'Wolverine': Enormous Security Hole Or Big Stroke Of 'Luck'? : Monkey See A print of Wolverine, one of the summer's most anticipated possible blockbusters, leaked online yesterday, and it might be a sign of things to come.
NPR logo 'Wolverine': Enormous Security Hole Or Big Stroke Of 'Luck'?

'Wolverine': Enormous Security Hole Or Big Stroke Of 'Luck'?

Wolverine: A version of Hugh Jackman's new film has leaked online; what happens now? Twentieth Century Fox hide caption

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Twentieth Century Fox

The X-Men follow-up X-Men Origins: Wolverine, one of Twentieth Century Fox's most anticipated movie releases of the summer, leaked on the Internet yesterday.

Well, the movie wasn't leaked, exactly. It's reportedly an unpolished, incomplete version of the movie, and surprisingly, it has no watermark that might help identify the culprit.

Are full-length leaks the wave of the future? We consider the possibility, after the jump...

There's no indication so far of how the leak happened, but it's hard to see it as a major blow to the film's chances for success. On the contrary, this is making Wolverine a headline-grabbing story a month ahead of its May 1 release, it's getting a core of viewers -- almost like a test audience -- talking about how good the movie is or isn't weeks before it opens, and because the effects aren't finished and there are apparently missing scenes, anybody who really wants to see it is still probably going to buy a theater ticket.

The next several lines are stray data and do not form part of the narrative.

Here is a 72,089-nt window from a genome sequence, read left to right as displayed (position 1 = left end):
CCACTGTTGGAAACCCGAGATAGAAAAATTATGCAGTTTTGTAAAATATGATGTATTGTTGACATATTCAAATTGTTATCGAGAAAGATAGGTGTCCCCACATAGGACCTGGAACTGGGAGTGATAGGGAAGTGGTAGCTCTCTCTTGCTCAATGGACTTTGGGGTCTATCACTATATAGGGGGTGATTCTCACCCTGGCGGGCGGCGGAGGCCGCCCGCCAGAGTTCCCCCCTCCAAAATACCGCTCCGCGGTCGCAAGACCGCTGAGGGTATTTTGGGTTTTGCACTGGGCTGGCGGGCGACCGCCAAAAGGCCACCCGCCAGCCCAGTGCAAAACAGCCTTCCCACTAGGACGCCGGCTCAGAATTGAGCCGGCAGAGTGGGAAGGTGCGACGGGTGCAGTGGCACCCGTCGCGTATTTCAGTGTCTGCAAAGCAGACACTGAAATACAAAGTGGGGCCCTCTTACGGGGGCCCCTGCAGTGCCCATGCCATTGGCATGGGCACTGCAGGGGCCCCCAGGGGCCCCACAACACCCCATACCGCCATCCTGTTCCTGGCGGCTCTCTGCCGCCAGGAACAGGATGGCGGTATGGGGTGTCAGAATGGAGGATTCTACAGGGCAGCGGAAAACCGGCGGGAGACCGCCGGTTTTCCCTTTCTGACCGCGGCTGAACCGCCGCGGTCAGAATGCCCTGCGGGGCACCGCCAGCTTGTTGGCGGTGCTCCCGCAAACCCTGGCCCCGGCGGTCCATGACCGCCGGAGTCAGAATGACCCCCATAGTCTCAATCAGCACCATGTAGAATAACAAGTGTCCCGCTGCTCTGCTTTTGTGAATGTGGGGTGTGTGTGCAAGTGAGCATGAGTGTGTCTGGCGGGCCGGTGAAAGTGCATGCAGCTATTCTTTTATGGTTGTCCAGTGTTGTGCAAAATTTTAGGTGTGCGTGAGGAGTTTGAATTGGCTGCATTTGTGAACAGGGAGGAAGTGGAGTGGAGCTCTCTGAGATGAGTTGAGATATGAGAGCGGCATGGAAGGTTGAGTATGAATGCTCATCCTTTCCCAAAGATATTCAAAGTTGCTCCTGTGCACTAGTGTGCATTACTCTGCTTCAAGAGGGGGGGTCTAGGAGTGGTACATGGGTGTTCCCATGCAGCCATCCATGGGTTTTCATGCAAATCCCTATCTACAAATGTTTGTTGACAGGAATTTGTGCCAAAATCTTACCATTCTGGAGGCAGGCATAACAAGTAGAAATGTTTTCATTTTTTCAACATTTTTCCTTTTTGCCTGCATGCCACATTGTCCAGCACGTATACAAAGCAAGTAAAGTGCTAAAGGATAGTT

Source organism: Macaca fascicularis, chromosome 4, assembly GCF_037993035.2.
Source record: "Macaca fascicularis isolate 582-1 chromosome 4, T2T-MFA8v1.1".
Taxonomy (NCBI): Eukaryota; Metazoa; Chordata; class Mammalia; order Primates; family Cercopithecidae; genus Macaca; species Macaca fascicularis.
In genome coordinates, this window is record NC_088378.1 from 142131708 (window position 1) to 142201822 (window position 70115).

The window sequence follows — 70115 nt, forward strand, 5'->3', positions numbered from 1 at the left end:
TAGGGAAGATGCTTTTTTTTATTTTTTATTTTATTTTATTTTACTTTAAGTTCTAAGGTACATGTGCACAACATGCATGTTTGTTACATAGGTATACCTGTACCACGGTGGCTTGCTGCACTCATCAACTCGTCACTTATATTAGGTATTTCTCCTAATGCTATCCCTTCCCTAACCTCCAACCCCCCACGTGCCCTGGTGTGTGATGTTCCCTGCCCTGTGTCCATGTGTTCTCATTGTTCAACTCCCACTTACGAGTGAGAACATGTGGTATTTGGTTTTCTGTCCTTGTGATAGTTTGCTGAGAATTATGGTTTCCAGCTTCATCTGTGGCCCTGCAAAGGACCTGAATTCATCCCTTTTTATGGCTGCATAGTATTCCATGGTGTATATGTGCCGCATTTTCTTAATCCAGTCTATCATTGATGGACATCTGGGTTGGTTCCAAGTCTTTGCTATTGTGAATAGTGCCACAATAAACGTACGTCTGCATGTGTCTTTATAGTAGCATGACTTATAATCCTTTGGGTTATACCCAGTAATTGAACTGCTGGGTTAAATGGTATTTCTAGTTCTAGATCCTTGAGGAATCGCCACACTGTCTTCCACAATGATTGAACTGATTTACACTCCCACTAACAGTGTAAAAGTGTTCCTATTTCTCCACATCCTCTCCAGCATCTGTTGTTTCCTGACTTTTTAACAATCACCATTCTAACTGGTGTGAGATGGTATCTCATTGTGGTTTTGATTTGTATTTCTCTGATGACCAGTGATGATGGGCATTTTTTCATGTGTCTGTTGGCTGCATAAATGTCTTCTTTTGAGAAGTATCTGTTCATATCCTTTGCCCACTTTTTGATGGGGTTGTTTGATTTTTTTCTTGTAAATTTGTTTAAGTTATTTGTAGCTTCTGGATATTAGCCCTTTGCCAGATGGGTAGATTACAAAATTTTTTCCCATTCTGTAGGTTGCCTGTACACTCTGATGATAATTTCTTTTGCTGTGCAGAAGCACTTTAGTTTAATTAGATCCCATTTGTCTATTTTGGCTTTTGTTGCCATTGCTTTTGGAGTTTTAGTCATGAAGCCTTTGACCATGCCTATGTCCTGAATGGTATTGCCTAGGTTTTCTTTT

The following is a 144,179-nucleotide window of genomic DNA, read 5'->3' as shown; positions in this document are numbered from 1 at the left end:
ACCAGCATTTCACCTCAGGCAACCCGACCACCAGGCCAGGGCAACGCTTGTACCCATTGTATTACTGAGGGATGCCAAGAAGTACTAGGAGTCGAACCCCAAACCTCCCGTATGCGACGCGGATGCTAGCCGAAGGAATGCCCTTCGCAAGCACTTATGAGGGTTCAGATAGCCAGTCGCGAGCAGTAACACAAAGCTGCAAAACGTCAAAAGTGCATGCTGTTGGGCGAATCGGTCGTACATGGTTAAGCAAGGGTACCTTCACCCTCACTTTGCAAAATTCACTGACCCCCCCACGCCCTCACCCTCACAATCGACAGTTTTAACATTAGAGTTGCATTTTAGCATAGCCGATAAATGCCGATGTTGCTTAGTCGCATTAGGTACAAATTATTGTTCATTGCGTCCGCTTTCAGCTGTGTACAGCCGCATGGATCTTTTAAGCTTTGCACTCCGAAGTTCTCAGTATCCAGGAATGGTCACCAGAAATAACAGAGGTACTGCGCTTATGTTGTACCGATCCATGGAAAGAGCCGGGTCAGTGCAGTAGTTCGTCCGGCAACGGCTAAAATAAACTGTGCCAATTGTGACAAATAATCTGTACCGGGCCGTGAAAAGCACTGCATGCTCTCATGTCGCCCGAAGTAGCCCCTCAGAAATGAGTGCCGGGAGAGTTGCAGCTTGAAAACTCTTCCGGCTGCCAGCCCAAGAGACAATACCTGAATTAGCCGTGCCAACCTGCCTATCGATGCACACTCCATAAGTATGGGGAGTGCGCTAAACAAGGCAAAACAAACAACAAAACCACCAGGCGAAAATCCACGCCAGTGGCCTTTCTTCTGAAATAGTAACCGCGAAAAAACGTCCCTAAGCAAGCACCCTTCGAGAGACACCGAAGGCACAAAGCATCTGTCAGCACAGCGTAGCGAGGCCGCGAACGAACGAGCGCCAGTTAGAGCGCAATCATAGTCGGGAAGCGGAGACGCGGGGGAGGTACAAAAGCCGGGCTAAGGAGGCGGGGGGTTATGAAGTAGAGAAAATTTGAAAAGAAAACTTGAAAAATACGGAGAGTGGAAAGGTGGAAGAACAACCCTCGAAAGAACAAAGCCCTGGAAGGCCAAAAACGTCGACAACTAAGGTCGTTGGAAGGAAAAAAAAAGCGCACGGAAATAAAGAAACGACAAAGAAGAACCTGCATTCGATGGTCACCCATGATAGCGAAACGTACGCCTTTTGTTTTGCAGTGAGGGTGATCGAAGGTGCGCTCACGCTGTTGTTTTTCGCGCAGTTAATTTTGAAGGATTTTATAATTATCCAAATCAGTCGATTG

Again, there is no hint that Fox itself leaked the file. But depending on what happens to Wolverine and what becomes the conventional wisdom about how the leak affected the film's fortunes, it's intriguing to wonder whether leaks of entire films are the wave of the future.

It's already commonplace to screen part or all of an upcoming movie or TV episode at fan gatherings like Comic Con ahead of their availability to the public; how far is it from there to leaking a print of your film that's incomplete in terms of production, rather than incomplete in terms of running time? Does an unfinished print, surrounded by clear indications that it's not the finished product, function more like a very long trailer than a free copy of the movie?